I drew two names, one for a full session and one for a mini-session. Carie won our mini-session give-a-way! The cool thing here - my two youngest children were in Carie's kindergarten class before we started homeschooling!  

This family likes to be outdoors and I was happy to photograph them at one of their favorite spots!

Congratulations Carie on 21 successful years of teaching in Clark County! 

 

Adventure at the Art District!

Kyla wanted to have her senior session down in the Las Vegas Art District.  Now the Art District encompasses a lot of real estate downtown, so I went down the day before to map out some perfect spots. 

Posing, more than photographing, in the Art District, is definitely an adventure! Lots of people are watching you. Kyla rocked it. She was a superstar and not flustered by any of the crowd!

Can you believe this is downtown Las Vegas? Such a gorgeous background for Kyla. 

This next location screams Art District! 

We moved on and hit some other great, totally fun spots!  I love the turquoise wall...

This next location was totally fun. So bright and colorful. It's near the John E. Carson Hotel!

We ended up in an alley that offered two different points of view. By this time, the sun was high in the sky and we were too hot to shoot anymore!

Congratulations on your graduation, Kyla! 

Class of 2017

Pinterest Win or Fail?

I'm so excited to start this project on so many levels! 

1) I love to craft! 

2) I love photography! and this project is about photography.

3) I'm overwhelmed with life right now and when I'm overwhelmed, why not craft instead of focus on my 'to do' list? 

4) I have so many business ideas spurred on by this craft. 

Stick around to see how it turns out! Place a bet on the win/fail if you're feeling adventurous! 

Desertbloom travels to Seattle!

I was so excited to go see two of my boys recently! Not only because I hadn't seen them in ages, but because they both live in Washington - the state. I've never been there before. Van and Janet drove into the city to give us a whirlwind of a mini-tour!  

After landing in Seattle, I took my first Uber ride to the Ferry Terminal. I had my camera ready to take photos, but I had to give up 15 minutes into the ferry ride because the wind was sooo cold! 

I spent a few hours walking around Bainbridge while waiting for Sailor Boy to get off of work and come pick me up. Thankfully, Bainbridge has lots of little shops which kept me occupied. 

Friday morning I headed to downtown Paulsbo to walk the waterfront and main street of this quaint town. With my hot cup of fresh-brewed coffee in hand and camera slung over my shoulder, I set out on my adventure before the rain came! I walked for hours, took hundreds of photos, and explored several shops. It didn't start raining until I got back in the car to head back.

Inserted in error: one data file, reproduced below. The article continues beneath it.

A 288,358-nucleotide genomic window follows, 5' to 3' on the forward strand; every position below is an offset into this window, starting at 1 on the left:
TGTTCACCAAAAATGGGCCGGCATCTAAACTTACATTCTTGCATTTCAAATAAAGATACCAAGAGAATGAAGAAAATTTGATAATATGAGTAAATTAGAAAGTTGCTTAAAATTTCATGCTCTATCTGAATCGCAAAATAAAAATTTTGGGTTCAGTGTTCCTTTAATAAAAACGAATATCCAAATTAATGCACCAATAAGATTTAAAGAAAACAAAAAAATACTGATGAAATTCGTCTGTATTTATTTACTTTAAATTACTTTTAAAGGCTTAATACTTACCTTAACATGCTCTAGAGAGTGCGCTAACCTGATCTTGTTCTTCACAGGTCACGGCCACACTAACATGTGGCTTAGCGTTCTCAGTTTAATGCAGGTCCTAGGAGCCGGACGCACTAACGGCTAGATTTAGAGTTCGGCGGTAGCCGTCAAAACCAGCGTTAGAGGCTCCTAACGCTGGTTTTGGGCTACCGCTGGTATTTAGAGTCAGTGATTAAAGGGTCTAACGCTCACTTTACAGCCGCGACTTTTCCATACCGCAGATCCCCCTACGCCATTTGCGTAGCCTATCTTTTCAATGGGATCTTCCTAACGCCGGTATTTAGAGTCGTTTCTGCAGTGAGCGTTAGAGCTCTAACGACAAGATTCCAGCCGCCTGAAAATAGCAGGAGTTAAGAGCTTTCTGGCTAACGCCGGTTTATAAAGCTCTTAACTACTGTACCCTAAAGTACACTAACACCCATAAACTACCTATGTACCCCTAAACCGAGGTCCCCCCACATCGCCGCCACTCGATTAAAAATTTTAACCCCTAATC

We took the ferry over to Seattle on Saturday to meet up with Uncle Van & Aunt Janet for a wonderful lunch & walking tour to Pikes Place Mkt.  It was fun to see all the goodies and smell all the flowers and delicious pastries...  we ran into Jim A & his son James too! Jim is Dad to Mrs. Sailor Boy, also known as Sailor Girl! (She is currently out on deployment so keep her in your prayers!)

My final day in the PNW area was gorgeous! 

Frost on the grass and cars, fog everywhere else! It was simply beautiful. The skies opened up as I boarded my final ferry.  The Olympic range was shining in the sun and Mt. Rainier came out to say hello as well! Doubly-blessed! 

It was a great trip, but mostly because I was able to see my crazy boys. I love them and miss them so much! 

Extended Family Session

I love photographing extended family sessions because of all the connections among the generations. I love seeing Grandpa and Grandma being loved on by the grandkids, laughter among the siblings, just lots of love going around!  

This couple raised the craziest bunch of kids and grandkids, every one of them a keeper!

 

Aren't these red rocks beautiful? We met at Lake Mead National Recreational Area, just a short drive from Las Vegas, Henderson, and Boulder City, Nv.  

This group had me laughing so hard throughout the session. Hard! 

To be honest, my journal entry for this day started with  "Things I never thought I'd say at a family session!" 

Do you have a large family? Are you planning a family Reunion?

I'd love to photograph your memories! 

5 Top Tips to Rock Your Senior Session!

It's your senior year! You've been crazy busy with SAT's, ACT's, college applications, prom committee, not to mention sports or homework!  You have so many things to do and so many deadlines, it's definitely not as much fun as you were hoping! But wait.... don't forget your Senior pictures! That should be something that's not only enjoyable, but memorable! 

You probably don't want one more thing to think about, so I've put together 5 tips to help you plan the most incredible Senior Session ever! 

1) Budget - Unless you're financing your portrait session, you'll need to sit down with your parents and find out what the budget is for your Senior Session. Is your budget to cover the session only, or does it need to cover prints and announcements as well? Will it cover hair and make-up? 

2) Photographer - There are probably hundreds of photographers in your town or city. There are cheap ones, expensive ones, bad ones, and great ones, so how do you choose the right one for you? First - look at senior photos your friends are posting. Do you just LOVE them? If so, ask them for the name of their photographer. Look at his/her website, Facebook account, and Instagram feed. Is the work consistent? Does his/her style speak to you? Photographers love referrals! 

Not ready to commit yet? Check out hashtags on Instagram! #yourtownseniorphotographer, #seniorphotos, and #seniorphotographer are a few examples. Scroll through the photos to see which ones you really like. Check out the photographer and link to his/her website. Google is another option. Google 'your town senior photographer' and 'your school senior photographer.' You should find plenty of options. Another option is to have your parents ask their friends for a referral. 

Call every photographer who you're considering hiring. Find out his/her rates and what the packages include. Are digital files included? Prints? Print credit? Announcements?  Call and speak to every photographer you're interested in, even if the cost is higher than your budget. I have customized packages on occasion for a client. You never know if you don't ask!